Background The human breast comprise several ductal systems, or lobes, which contain a small amount of fluid containing cells, hormones, proteins and metabolites. The complex physiology of these ducts is likely a contributing factor to the development of breast cancer, especially given that the vast majority of breast cancers begin in a single lobular unit. Methods We examined the levels of total protein, progesterone, estradiol, estrone sulfate, dehydroepiandrosterone sulfate, and macrophages in ductal fluid samples obtained from 3 ducts each in 78 women, sampled twice over a 6 month period. Samples were processed for both cytological and molecular analysis. Intraclass correlation coefficients and mixed models were utilized to identify significant data. Results We found that the levels of these ductal fluid components were generally uncorrelated among ducts within a single breast and over time, suggesting that each lobe within the breast has a distinct physiology. However, we also found that estradiol was more correlated in women who were nulliparous or produced nipple aspirate fluid. Conclusions Our results provide evidence that the microenvironment of any given lobular unit is unique to that individual unit, findings that may provide clues about the initiation and development of ductal carcinomas.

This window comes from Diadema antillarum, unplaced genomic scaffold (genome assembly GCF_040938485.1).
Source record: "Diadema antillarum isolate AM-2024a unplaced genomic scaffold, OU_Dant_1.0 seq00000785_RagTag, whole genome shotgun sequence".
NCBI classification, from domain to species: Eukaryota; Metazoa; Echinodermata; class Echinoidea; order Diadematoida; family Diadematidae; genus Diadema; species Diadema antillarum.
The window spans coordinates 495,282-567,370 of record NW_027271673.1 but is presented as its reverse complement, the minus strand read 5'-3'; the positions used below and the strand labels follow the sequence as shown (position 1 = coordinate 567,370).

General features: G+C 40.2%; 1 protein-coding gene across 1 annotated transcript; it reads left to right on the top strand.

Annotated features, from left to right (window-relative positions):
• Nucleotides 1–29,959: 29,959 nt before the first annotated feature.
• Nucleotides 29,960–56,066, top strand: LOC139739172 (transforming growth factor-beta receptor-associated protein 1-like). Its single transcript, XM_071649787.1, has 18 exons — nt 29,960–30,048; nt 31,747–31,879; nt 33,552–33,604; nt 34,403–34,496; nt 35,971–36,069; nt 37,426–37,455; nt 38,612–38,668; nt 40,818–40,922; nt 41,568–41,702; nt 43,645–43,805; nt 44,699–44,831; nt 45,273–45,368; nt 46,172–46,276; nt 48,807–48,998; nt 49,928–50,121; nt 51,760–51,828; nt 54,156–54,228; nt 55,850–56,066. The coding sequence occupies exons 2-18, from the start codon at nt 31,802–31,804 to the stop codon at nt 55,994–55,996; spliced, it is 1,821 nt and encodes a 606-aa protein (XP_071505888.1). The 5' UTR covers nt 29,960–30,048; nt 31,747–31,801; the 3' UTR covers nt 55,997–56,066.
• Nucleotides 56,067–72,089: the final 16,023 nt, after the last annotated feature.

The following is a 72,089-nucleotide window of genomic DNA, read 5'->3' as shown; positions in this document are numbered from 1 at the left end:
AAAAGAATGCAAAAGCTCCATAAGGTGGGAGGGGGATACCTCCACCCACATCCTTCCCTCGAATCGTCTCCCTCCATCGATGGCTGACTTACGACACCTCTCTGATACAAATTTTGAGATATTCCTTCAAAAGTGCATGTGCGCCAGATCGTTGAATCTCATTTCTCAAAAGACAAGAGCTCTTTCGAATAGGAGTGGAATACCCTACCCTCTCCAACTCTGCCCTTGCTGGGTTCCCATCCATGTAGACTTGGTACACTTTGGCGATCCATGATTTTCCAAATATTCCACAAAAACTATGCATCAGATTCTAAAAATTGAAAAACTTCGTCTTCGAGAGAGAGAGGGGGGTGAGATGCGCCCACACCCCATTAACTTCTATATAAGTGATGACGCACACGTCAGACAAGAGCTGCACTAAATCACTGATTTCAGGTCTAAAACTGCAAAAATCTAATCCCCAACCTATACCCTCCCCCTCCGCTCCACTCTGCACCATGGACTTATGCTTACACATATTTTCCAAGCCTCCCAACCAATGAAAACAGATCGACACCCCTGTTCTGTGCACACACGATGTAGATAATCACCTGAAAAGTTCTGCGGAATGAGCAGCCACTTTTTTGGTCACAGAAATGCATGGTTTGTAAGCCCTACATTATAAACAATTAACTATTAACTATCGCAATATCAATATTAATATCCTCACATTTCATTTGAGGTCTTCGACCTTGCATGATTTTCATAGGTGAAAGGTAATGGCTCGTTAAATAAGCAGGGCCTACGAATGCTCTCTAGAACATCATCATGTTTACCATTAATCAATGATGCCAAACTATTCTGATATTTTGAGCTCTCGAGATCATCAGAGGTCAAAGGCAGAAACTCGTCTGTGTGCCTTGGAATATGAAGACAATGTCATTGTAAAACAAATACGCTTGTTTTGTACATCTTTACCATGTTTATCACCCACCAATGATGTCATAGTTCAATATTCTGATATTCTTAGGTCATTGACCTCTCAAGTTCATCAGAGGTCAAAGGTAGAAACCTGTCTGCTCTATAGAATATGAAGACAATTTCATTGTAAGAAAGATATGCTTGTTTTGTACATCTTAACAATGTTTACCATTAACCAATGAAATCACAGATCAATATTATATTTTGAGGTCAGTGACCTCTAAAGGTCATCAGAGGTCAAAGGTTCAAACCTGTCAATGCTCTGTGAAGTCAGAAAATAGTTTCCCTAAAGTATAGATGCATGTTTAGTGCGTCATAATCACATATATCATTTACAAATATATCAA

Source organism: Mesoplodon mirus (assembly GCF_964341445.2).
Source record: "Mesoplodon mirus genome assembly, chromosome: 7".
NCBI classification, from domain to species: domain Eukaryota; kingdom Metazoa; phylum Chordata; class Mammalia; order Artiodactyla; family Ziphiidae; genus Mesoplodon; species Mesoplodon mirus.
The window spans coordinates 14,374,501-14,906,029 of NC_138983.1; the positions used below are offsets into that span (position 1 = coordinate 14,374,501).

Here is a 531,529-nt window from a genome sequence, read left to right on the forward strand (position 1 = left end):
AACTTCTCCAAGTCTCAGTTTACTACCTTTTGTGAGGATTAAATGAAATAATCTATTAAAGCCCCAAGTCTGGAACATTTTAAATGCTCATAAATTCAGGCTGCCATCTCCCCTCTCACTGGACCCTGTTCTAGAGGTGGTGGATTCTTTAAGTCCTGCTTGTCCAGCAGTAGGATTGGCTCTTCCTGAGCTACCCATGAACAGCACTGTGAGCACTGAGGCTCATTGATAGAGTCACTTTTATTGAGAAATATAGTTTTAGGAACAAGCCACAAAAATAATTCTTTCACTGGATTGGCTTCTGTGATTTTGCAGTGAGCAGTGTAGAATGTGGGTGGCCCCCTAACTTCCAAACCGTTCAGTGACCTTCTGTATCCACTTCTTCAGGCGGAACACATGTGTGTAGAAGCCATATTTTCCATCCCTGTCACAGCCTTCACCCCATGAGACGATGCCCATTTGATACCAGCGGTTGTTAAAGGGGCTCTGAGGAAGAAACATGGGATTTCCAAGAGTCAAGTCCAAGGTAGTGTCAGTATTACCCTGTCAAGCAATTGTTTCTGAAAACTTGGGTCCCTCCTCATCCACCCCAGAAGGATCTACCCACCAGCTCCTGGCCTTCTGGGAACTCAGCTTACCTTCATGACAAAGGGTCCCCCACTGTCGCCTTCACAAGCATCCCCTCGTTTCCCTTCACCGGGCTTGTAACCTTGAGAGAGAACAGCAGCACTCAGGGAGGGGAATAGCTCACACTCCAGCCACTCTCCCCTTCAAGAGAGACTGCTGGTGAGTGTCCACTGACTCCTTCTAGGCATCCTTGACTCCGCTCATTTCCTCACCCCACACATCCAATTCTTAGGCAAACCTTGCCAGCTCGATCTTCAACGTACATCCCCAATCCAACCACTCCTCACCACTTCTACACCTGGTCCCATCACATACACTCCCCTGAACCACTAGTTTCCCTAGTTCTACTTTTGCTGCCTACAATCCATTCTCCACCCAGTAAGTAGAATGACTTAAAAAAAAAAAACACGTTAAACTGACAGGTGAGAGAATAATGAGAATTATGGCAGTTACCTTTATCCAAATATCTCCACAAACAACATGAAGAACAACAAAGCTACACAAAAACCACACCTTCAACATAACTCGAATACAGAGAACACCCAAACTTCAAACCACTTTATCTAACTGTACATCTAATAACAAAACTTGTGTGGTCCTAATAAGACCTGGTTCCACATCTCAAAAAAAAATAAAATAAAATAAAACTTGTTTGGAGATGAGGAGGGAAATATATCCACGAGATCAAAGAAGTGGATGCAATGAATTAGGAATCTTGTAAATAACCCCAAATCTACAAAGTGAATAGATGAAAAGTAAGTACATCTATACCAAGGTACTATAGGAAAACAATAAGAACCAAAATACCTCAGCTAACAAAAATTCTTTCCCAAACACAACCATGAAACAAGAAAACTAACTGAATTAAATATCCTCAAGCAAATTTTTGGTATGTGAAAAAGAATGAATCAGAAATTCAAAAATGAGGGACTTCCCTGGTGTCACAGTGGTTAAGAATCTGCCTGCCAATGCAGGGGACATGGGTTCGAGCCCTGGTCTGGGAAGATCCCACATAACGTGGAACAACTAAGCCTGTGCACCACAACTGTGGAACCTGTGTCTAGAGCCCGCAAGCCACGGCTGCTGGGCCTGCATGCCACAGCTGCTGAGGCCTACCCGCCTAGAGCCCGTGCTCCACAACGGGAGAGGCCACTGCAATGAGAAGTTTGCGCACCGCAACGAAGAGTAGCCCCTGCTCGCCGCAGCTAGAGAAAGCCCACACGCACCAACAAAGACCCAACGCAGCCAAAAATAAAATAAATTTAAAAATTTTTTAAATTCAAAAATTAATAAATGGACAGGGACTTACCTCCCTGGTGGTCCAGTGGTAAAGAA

ASJC Scopus subject areas
- Biochemistry, Genetics and Molecular Biology(all)
- Agricultural and Biological Sciences(all)